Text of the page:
When People ask I always say I have been writing for about 30 years but that is not strictly true because I loved to write stories even when I was a little girl so it is considerably longer.
Born in Preston Lancashire just after the war my love of reading was fostered by my grandfather who used to read me stories.
My memory of him is vivid; he always wore a grey waistcoat to hold his pocket watch and he smoked a pipe. The smoking of the pipe
involved a great deal of fussing about with a small tin of tobacco,
lovingly depositing it into the pipe and tamping it down before he could light it at last. I am sure if I was confronted once more with that ‘baccy’ smell I would be transported instantly back to those days. Later, when he became almost blind I returned the compliment by reading aloud to him and since he was interested in politics I
wonder what it must have felt like for him to hear snatches of
political reporting in the newspaper being read by my childish voice. It was my grandfather who bought me a child’s encyclopaedia and showed me how to get the best out of it.
My father was not much of a reader although he was a keen
observer of people with a dry sense of humour but it was my mother who introduced me to the library bus which came to the top of the street twice a week. I used to go with my little friends and I was
fascinated with what the library lady did, all that stamping and
flicking through the cards and when I worked in libraries in later years it was a dream job for me to be surrounded by books and
people. I learned that having a nosy nature, chatting to and
observing people is an essential for a writer.
At The Park School, Preston, a girl’s grammar, I remember getting an A – for one of my first essays. My English teacher did not award A grades lightly and I suppose that was the moment when the writing bug first settled on me. For a while it did nothing more than just sit there because I was too busy growing up, getting married and having 3 children. I met my future husband when I was 17, we became
engaged at 18 and married when I was just 20. It seems awfully young looking back on it but it was not unusual back in 1965, not in my neck of the Lancashire woods. We were happily married for over 40 years before his death in 2007.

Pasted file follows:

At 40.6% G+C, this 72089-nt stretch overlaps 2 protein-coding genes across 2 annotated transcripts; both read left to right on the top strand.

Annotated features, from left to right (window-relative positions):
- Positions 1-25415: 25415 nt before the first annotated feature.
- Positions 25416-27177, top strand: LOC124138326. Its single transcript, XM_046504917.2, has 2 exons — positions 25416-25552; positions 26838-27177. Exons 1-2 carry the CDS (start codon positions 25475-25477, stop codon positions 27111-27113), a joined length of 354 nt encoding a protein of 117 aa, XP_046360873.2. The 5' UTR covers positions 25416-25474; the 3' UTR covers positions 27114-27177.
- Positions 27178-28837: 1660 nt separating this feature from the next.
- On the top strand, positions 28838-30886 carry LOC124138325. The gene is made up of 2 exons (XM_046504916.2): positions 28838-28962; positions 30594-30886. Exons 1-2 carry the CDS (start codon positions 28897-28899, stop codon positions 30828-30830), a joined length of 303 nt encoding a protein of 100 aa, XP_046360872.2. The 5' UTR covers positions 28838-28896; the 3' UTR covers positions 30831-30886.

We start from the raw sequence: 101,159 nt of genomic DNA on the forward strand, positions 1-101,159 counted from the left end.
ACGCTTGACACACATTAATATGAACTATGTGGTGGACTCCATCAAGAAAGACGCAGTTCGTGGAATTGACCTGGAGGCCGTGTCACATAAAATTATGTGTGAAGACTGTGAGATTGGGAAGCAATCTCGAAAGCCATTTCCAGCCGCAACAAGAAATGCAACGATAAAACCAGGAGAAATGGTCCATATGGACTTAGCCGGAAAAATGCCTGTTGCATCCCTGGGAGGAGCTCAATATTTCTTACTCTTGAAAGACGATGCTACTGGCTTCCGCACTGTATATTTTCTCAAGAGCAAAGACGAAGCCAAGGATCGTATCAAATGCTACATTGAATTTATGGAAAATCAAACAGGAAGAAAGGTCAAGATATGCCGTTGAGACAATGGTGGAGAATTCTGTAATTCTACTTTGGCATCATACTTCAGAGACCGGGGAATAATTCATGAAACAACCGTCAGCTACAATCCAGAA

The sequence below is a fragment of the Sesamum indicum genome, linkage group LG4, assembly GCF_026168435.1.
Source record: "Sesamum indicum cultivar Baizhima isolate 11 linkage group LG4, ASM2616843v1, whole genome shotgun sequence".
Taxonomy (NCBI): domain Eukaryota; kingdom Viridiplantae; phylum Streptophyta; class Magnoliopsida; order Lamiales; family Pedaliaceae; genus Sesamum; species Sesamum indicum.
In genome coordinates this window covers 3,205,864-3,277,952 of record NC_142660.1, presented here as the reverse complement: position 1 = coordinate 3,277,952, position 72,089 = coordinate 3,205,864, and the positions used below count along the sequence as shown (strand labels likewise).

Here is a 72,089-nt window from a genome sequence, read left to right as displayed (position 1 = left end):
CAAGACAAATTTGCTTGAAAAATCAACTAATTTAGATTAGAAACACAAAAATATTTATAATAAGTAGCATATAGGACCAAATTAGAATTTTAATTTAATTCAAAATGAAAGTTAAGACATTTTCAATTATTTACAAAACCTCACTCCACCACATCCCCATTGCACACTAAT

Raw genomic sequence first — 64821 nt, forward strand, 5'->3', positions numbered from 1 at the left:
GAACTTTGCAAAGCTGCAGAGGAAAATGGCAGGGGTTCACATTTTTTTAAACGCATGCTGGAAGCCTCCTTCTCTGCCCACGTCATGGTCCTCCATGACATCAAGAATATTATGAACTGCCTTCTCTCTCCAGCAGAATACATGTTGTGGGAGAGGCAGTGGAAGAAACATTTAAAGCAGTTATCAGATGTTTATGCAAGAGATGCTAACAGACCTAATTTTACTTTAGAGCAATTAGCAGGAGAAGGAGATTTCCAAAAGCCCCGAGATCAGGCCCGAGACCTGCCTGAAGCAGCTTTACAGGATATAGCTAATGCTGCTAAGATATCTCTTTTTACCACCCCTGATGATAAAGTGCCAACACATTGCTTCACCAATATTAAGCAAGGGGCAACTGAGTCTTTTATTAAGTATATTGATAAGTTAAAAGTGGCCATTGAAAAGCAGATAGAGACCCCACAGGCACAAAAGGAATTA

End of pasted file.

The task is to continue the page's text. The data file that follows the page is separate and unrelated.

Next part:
We moved to various places in the north of England but it was when we lived in Barnard Castle in County Durham and my youngest child was 7 that I started to write seriously. My first attempt at writing was a short story and when a writer-in-residence came along to the library I took it along for her to look at, the idea being that she called you some days later to talk about your work. She slated it and not only that she more or less said I should forget about writing because I had no talent for it. She in turn had no talent for letting people down gently. I remember returning home clutching my precious story almost in tears but the Fawcett stubbornness kicked in and by the time I reached home I was in a ‘I’ll show you’ mood. I enjoyed writing too much and was not going to give up.
Shortly afterwards I joined Barnard Castle Writers’ Circle and was a member of that for the 20 years we remained in the town. It was a successful group in that several of us became published for the first time and I have to thank Elizabeth Gill who ran the group for that. She writes wonderful sagas set in the North East and she was an
inspiration to us all, encouraging us to get those stories sent off even though, fearing rejection, we were a little reluctant. It quickly dawned that rejection is just part and parcel of a writer’s life.
I moved to Devon in 2004 with my husband and during those
difficult final years of his illness I found my writing a great therapy. Escaping just for a few hours into a different world with the
characters I had created was what I needed to refresh myself before I faced the reality of what was a traumatic time for the two of us.
I continued to write and now I have the support of my grown-up
children and the joy of grandchildren, Meg, Ella, Daisy, Millie, Jacob and Rosie. Meg is already showing signs of following in my footsteps for she is producing stories of her own already. For many years my adored dog Major sat curled at my feet under the desk whilst I was writing.
I would urge anybody who feels the need to write to do it. Don’t just talk about it, don’t keep putting it off and don’t ever say those words ‘I could write a book but I don’t have the time’ because that is
nonsense. If you really want to write, somehow you will find the time.